Homily: Being a Good Samaritan Today
By Mons. Peter Jeffrey:
Reflecting on our own experience, we may find that our lives tend to become compartmentalized. By that, I mean, we tend to want our work to stay at work and we want our family life to take priority at home.
However, our spirituality, our faith life - if you like - is not to be just one facet of our life that sits apart from others. Our Catholicity is not just something we do on weekends (Sat. or Sun.) it is a way of being.
To the question “Who is my neighbour?” Jesus replied with the familiar story of the Good Samaritan. In Jesus’ time, many Jews shunned Samaritans because they were the descendants of Jews who had married people from different ethnic and religious backgrounds. In today’s parable, Jesus shook the prejudices of the religious scholar when in the parable, he made the Samaritan the “good guy”.
This well-known ‘parable’ also challenges us to be aware of those who live on the margins and to pay attention to those the world often ignores. It made me reflect, for example, on what is happening with Australia’s “off-shore” processing.
Since 19th July 2013, there have been 3,127 people held in detention in PNG and Nauru. Today, there are approximately 800 people left in limbo in those places. In the past few years over 500 have been resettled in the United States. However many, rejected by the United States, are still languishing in PNG and Nauru.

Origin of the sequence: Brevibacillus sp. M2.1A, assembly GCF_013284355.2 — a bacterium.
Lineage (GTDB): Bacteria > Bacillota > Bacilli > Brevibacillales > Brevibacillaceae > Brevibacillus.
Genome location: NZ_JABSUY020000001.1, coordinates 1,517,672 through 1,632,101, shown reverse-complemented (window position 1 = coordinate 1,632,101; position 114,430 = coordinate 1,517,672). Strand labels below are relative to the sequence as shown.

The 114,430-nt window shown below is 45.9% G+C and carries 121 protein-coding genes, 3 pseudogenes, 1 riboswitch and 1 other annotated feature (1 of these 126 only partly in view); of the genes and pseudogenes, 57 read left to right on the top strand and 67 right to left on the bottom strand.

There have been many tragic consequences resulting from this policy – including 2 recent self-immolations, 12 deaths, split families and many episodes of mental health issues and acts of self-harm. These are like the man who fell by the wayside in Jesus’ parable.
Closer to home, think of the Good Samaritans in our own Parish. Often in hidden ways, people notice situations where they can and do help others in their neighbourhood. The more we savour the fact that in our unredeemed state we are like the man by the wayside. When we meet Jesus, as the Good Samaritan, in our prayer and Holy Communion, we may find we begin to notice others who need help.
Think of the many examples of “love in action” in the homes and broader community of our Parish. I recognise the Good Samaritan at work when I see members of St. Vincent de Paul engaging with people in need. On Friday, a team of people prepare and then serve a meal to people who generally live rather solitary lives.
We all remember Charles Lawler. He is now cared for at Ave Maria Village. Charles himself has made the transition smoothly - thanks to the constant help given to him by some of our Parishioners. Like the Good Samaritan they have taken him to the Inn have looked after him generously and lovingly. Charles was “a hoarder” so you can imagine the work involved in clearing his flat! Loads of stuff went to the tip.
Often I find these caring acts and gestures happen very quietly - without any fanfare or trumpets. In our Eucharist today pray that we may be neighbourly and act mercifully. Let us not forget to pray that we ourselves be open to receive mercy and kindness from others. Personally, I pray in thanksgiving for those Parishioners who have been keeping me very well fed. Thank you for your acts of generous kindness.